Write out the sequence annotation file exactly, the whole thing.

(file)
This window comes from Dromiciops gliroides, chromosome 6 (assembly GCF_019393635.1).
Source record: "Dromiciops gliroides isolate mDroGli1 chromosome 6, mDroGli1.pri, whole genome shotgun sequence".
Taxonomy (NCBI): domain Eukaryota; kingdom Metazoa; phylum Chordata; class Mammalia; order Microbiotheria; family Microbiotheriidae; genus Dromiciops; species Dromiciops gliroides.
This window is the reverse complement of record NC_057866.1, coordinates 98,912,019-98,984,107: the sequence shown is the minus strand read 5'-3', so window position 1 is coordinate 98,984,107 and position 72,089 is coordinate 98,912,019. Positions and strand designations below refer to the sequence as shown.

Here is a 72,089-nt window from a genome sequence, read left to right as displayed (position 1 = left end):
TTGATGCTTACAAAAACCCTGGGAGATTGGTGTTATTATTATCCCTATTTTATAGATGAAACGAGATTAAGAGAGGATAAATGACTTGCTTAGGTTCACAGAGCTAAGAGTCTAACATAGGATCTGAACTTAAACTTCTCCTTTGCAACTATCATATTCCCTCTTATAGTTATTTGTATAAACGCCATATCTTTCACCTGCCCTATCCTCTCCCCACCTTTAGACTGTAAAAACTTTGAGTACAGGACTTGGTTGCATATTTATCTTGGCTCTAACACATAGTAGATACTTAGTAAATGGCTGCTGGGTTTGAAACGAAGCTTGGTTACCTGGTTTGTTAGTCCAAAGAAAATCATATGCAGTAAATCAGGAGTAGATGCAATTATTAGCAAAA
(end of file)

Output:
This window comes from Dromiciops gliroides, chromosome 6 (assembly GCF_019393635.1).
Source record: "Dromiciops gliroides isolate mDroGli1 chromosome 6, mDroGli1.pri, whole genome shotgun sequence".
Taxonomy (NCBI): domain Eukaryota; kingdom Metazoa; phylum Chordata; class Mammalia; order Microbiotheria; family Microbiotheriidae; genus Dromiciops; species Dromiciops gliroides.
This window is the reverse complement of record NC_057866.1, coordinates 98,912,019-98,984,107: the sequence shown is the minus strand read 5'-3', so window position 1 is coordinate 98,984,107 and position 72,089 is coordinate 98,912,019. Positions and strand designations below refer to the sequence as shown.

Here is a 72,089-nt window from a genome sequence, read left to right as displayed (position 1 = left end):
TTGATGCTTACAAAAACCCTGGGAGATTGGTGTTATTATTATCCCTATTTTATAGATGAAACGAGATTAAGAGAGGATAAATGACTTGCTTAGGTTCACAGAGCTAAGAGTCTAACATAGGATCTGAACTTAAACTTCTCCTTTGCAACTATCATATTCCCTCTTATAGTTATTTGTATAAACGCCATATCTTTCACCTGCCCTATCCTCTCCCCACCTTTAGACTGTAAAAACTTTGAGTACAGGACTTGGTTGCATATTTATCTTGGCTCTAACACATAGTAGATACTTAGTAAATGGCTGCTGGGTTTGAAACGAAGCTTGGTTACCTGGTTTGTTAGTCCAAAGAAAATCATATGCAGTAAATCAGGAGTAGATGCAATTATTAGCAAAA